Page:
I have always admired the artists (especially those coming from the extreme metal spectrum) who were able to have a larger picture and look at things, musically speaking, a bit outside the box. It’s a well known fact that metal, and especially black metal, can be a very close environment, where those who had a different mindset were often labelled as “traitors”. Two of the most famous characters who first dabbled in ambient music were Mortiis (post Emperor era and until the end of the ’90s) and of course Varg Vikernes, who incorporated ambient elements since his early works, culminating while in prison with Daudi Baldrs and Hlidskjalf, both completely ambient records.
To many die hard metalheads (myself included), those releases seemed totally crap back in the day and were quickly dismissed as “sell out” or betrayal of the cause. Eventually time proved that what seemed to be a bold move back then, turned out to be a path laid for other extreme metal musicians to walk on many years later.
One of these musicians is Daniel Rostén, better known by his aliases Mortuus or Arioch, which he uses in bands like Triumphator, Funeral Mist or Marduk.
The reason I am writing this, let’s call it atypical review (this is the first album review written on Scrolls which deals with a non-rock/metal release), is that on the 13th of March Daniel Rostén, under the name Domjord, has released his first ambient/electronic music album, “Sporer”. This debut album is out on Vidfare Productions (a subdivision of NoEvDia) and in cooperation with Ajna Offensive.
The album consists of 5 tracks of dark ambient sounds, which were composed between 2012 and 2019. The music is somehow catchy and induces a trance-like state, if listened in proper conditions. Occasionally it can be obsessive, ritualistic even, with a certain feeling of unease (“Ande“). Some oriental vocal parts emerge from the speaker on the title track “Sporer”, surprising you when you are least expecting it.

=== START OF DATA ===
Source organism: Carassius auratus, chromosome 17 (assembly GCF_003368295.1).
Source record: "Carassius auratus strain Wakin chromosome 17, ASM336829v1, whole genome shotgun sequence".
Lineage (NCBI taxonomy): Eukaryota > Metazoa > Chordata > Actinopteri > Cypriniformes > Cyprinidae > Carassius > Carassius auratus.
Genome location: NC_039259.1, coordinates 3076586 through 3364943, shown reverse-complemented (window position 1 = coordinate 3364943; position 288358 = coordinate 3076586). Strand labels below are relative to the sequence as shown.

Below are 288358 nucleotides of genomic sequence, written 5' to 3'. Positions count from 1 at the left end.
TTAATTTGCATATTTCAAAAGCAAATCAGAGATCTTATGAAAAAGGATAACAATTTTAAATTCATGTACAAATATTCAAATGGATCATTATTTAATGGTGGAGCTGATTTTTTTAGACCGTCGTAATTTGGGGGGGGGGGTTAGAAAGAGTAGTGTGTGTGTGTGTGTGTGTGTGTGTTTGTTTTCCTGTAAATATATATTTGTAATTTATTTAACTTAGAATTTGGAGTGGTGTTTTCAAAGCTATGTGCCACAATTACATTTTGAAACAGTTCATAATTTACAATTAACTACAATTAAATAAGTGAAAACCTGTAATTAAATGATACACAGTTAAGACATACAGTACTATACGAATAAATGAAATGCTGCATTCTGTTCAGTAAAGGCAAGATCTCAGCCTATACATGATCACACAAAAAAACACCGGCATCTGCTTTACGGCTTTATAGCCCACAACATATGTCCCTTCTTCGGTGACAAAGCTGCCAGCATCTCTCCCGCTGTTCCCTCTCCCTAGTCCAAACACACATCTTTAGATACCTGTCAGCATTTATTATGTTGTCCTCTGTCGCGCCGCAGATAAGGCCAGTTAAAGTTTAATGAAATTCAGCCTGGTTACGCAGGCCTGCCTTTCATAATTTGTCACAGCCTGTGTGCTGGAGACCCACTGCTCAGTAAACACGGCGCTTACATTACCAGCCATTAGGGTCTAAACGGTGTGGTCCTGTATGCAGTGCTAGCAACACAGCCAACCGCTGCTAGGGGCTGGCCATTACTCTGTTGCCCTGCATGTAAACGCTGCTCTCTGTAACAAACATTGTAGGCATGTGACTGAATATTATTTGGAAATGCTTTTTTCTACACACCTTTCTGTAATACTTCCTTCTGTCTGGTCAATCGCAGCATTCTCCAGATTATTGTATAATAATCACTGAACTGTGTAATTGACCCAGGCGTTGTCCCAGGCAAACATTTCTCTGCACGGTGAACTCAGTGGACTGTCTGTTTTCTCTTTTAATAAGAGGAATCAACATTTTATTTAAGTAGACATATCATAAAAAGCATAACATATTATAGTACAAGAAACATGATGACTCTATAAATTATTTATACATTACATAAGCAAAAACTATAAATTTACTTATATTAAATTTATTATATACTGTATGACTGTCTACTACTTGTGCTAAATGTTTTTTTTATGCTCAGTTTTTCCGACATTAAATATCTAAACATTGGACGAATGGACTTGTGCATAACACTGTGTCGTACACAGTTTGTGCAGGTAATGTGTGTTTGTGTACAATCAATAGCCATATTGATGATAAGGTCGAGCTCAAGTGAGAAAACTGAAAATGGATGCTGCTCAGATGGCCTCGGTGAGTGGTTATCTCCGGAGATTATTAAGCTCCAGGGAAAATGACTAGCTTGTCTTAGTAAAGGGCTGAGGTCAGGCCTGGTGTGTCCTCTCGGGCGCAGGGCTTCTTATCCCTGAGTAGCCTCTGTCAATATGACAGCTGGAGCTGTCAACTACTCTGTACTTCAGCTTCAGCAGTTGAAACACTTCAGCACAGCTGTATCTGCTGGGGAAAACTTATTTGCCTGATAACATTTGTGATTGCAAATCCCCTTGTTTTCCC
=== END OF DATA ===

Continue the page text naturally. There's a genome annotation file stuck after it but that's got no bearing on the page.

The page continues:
If the first four tracks seem to flow easily, the apex is reached with “Natt“, the last (and the longest) song of this unusual album. This intense track is the perfect closure for the record, as in almost 14 minutes Rostén uses all the minimalistic elements of the previous tracks in one single glorious finale. Whispered hypnotic female vocals, repetitive piano sounds and obsessive notes envelop you slowly, growing on you, just like a spider weaves its webs around its helpless victim.
When the track ends you remain somehow confused, the repetitive rhythms still echoing in your brain. What the hell did you just listen to? Could this be the same guy who spills his guts on stage with Marduk or spews forth his blasphemies in Funeral Mist? The Lord really works in mysterious ways, and this album proves again that good music is indeed based on feelings and emotions.
In the end, I can honestly say that for me, “Sporer” is a mind opening album which gave me the courage to step out of my comfort zone and approach this kind of music I normally would not have wanted to listen to. And I am really grateful for that.
Domjord – Sporer tracklist: